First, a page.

Intrapericardial administration of mesenchymal stem cells in a large animal model: a bio-distribution analysis.

Blázquez R, Sánchez-Margallo FM, Crisóstomo V, Báez C, Maestre J, García-Lindo M, Usón A, Álvarez V, Casado JG - PLoS ONE (2015)

Optimized labeling of pBM-MSCs for MRI.(A) Endorem was incubated with pBM-MSCs at different concentrations (25 μg/ml, 50 μg/ml, 100 μg/ml and 200 μg/ml) Superparamagnetic iron oxide particle were detected by Prussian Blue-staining and observed by optical microscopy. (B) The Prussian Blue staining was spectrophotometrically quantified on pBM-MSCs. The cells were lysed with 0.1% Triton X-100 and the absorbance of the extracts was quantified at 700 nm.
© Copyright Policy
Related In: Results  -  Collection

License
Show All Figures
getmorefigures.php?uid=PMC4376786&req=5

pone.0122377.g003: Optimized labeling of pBM-MSCs for MRI.(A) Endorem was incubated with pBM-MSCs at different concentrations (25 μg/ml, 50 μg/ml, 100 μg/ml and 200 μg/ml) Superparamagnetic iron oxide particle were detected by Prussian Blue-staining and observed by optical microscopy. (B) The Prussian Blue staining was spectrophotometrically quantified on pBM-MSCs. The cells were lysed with 0.1% Triton X-100 and the absorbance of the extracts was quantified at 700 nm.
Mentions: The Endorem is a superparamagnetic particle which can be easily incorporated by endocytosis in MSCs for the in vivo cell tracking using MRI. In order to preserve a strong enough T2 signal for in vivo experiments preliminary in vitro assays were performed. The pBM-MSCs were treated with SPIO at different concentrations and intracellular SPIO was quantified at different time points. Fig. 3A shows the SPIO-labeled cells stained by the Prussian Blue solution. The microscopic images demonstrated that SPIO labeling was proportionally increased to the concentration of SPIO and decreased with time. Moreover, the intracellular SPIO was spectrophotometrically quantified (Fig. 3B) allowing us to conclude that, for an accurate in vivo cell tracking, MRI should be limited to 7 days at most.

Bottom Line: This work firstly aimed to analyze the pericardial fluid as a cell-delivery vehicle.Our in vitro results firstly showed that, MSCs viability, proliferative behavior and phenotypic profile were unaffected by exposure to pericardial fluid.In conclusion, here we demonstrate that pericardial fluid is a suitable vehicle for MSCs and intrapericardial route provides an optimal retention and implantation of MSCs.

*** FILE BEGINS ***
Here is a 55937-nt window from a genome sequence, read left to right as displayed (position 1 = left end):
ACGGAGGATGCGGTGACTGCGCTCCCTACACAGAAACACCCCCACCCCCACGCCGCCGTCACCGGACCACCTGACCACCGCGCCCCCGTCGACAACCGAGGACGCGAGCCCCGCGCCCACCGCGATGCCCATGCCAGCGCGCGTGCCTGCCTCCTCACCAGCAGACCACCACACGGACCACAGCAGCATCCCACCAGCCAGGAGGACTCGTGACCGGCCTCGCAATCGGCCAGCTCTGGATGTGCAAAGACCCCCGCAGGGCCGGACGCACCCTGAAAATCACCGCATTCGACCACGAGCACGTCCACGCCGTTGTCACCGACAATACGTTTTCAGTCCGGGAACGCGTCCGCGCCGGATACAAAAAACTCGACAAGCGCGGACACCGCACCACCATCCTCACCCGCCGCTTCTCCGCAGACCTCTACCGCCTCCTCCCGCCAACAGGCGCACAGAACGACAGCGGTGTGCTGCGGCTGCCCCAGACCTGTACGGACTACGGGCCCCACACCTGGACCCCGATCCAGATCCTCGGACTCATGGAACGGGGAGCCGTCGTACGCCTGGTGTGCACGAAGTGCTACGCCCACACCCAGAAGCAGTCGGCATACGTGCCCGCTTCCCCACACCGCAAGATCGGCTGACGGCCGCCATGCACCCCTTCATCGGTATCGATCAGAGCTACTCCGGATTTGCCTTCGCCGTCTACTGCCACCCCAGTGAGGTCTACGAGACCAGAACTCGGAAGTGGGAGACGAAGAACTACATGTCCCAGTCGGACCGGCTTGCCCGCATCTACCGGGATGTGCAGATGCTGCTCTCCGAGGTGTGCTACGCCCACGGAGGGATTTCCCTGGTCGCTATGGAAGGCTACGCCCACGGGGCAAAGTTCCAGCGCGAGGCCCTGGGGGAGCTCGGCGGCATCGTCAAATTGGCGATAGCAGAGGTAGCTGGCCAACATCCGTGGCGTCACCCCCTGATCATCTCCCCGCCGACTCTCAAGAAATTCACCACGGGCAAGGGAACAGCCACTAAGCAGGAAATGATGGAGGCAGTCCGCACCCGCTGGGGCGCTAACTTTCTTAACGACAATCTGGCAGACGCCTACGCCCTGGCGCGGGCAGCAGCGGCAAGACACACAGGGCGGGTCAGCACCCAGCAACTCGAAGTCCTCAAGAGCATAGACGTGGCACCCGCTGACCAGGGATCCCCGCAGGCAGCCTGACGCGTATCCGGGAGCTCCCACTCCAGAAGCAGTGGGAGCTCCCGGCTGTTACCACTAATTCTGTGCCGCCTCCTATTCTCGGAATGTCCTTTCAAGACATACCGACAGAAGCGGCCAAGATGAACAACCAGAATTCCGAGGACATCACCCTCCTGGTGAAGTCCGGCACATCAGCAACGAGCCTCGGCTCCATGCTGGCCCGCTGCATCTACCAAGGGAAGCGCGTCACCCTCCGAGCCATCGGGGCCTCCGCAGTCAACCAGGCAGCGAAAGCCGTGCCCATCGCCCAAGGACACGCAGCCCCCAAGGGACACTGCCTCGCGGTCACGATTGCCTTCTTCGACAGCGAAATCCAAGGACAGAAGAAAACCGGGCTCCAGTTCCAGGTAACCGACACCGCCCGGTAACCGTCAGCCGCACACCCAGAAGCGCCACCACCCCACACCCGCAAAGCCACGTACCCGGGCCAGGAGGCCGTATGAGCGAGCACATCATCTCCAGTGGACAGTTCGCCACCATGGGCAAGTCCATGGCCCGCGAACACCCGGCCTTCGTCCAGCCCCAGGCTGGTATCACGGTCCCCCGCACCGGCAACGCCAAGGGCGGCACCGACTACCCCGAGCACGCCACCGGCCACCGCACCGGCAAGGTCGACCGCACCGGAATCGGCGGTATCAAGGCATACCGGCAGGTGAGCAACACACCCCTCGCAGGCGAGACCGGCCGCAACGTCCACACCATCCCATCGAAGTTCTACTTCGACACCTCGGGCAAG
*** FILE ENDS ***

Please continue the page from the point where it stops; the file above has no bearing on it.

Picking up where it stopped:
View Article: PubMed Central - PubMed

Affiliation: Stem Cell Therapy Unit, Minimally Invasive Surgery Centre, Caceres, Spain.

ABSTRACT
The appropriate administration route for cardiovascular cell therapy is essential to ensure the viability, proliferative potential, homing capacity and implantation of transferred cells. At the present, the intrapericardial administration of pharmacological agents is considered an efficient method for the treatment of cardiovascular diseases. However, only a few reports have addressed the question whether the intrapericardial delivery of Mesenchymal Stem Cells (MSCs) could be an optimal administration route. This work firstly aimed to analyze the pericardial fluid as a cell-delivery vehicle. Moreover, the in vivo biodistribution pattern of intrapericardially administered MSCs was evaluated in a clinically relevant large animal model. Our in vitro results firstly showed that, MSCs viability, proliferative behavior and phenotypic profile were unaffected by exposure to pericardial fluid. Secondly, in vivo cell tracking by magnetic resonance imaging, histological examination and Y-chromosome amplification clearly demonstrated the presence of MSCs in pericardium, ventricles (left and right) and atrium (left and right) when MSCs were administered into the pericardial space. In conclusion, here we demonstrate that pericardial fluid is a suitable vehicle for MSCs and intrapericardial route provides an optimal retention and implantation of MSCs.

No MeSH data available.


Related in: MedlinePlus